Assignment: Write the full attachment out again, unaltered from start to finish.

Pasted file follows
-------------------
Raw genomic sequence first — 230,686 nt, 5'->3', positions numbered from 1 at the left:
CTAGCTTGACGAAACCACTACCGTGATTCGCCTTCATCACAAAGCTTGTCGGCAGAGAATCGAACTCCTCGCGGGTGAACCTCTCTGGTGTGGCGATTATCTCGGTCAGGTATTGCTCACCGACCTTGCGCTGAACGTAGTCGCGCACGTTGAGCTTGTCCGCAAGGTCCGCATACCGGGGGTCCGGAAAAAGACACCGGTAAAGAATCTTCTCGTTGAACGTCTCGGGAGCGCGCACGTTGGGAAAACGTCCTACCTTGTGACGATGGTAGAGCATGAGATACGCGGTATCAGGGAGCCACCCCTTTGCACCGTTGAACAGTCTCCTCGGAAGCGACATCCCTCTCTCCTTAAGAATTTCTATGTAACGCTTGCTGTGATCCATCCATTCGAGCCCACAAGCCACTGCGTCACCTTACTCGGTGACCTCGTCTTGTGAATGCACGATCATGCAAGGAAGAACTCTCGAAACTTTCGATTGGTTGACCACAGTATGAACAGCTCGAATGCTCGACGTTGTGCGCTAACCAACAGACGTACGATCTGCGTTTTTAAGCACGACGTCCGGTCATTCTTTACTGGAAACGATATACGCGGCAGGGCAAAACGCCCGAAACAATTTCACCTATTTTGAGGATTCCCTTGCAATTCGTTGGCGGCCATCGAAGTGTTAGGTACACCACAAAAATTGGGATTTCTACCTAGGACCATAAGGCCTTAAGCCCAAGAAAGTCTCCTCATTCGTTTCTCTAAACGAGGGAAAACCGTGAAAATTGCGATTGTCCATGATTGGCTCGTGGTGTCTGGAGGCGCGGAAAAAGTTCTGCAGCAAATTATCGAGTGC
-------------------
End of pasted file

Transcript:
Raw genomic sequence first — 230,686 nt, 5'->3', positions numbered from 1 at the left:
CTAGCTTGACGAAACCACTACCGTGATTCGCCTTCATCACAAAGCTTGTCGGCAGAGAATCGAACTCCTCGCGGGTGAACCTCTCTGGTGTGGCGATTATCTCGGTCAGGTATTGCTCACCGACCTTGCGCTGAACGTAGTCGCGCACGTTGAGCTTGTCCGCAAGGTCCGCATACCGGGGGTCCGGAAAAAGACACCGGTAAAGAATCTTCTCGTTGAACGTCTCGGGAGCGCGCACGTTGGGAAAACGTCCTACCTTGTGACGATGGTAGAGCATGAGATACGCGGTATCAGGGAGCCACCCCTTTGCACCGTTGAACAGTCTCCTCGGAAGCGACATCCCTCTCTCCTTAAGAATTTCTATGTAACGCTTGCTGTGATCCATCCATTCGAGCCCACAAGCCACTGCGTCACCTTACTCGGTGACCTCGTCTTGTGAATGCACGATCATGCAAGGAAGAACTCTCGAAACTTTCGATTGGTTGACCACAGTATGAACAGCTCGAATGCTCGACGTTGTGCGCTAACCAACAGACGTACGATCTGCGTTTTTAAGCACGACGTCCGGTCATTCTTTACTGGAAACGATATACGCGGCAGGGCAAAACGCCCGAAACAATTTCACCTATTTTGAGGATTCCCTTGCAATTCGTTGGCGGCCATCGAAGTGTTAGGTACACCACAAAAATTGGGATTTCTACCTAGGACCATAAGGCCTTAAGCCCAAGAAAGTCTCCTCATTCGTTTCTCTAAACGAGGGAAAACCGTGAAAATTGCGATTGTCCATGATTGGCTCGTGGTGTCTGGAGGCGCGGAAAAAGTTCTGCAGCAAATTATCGAGTGC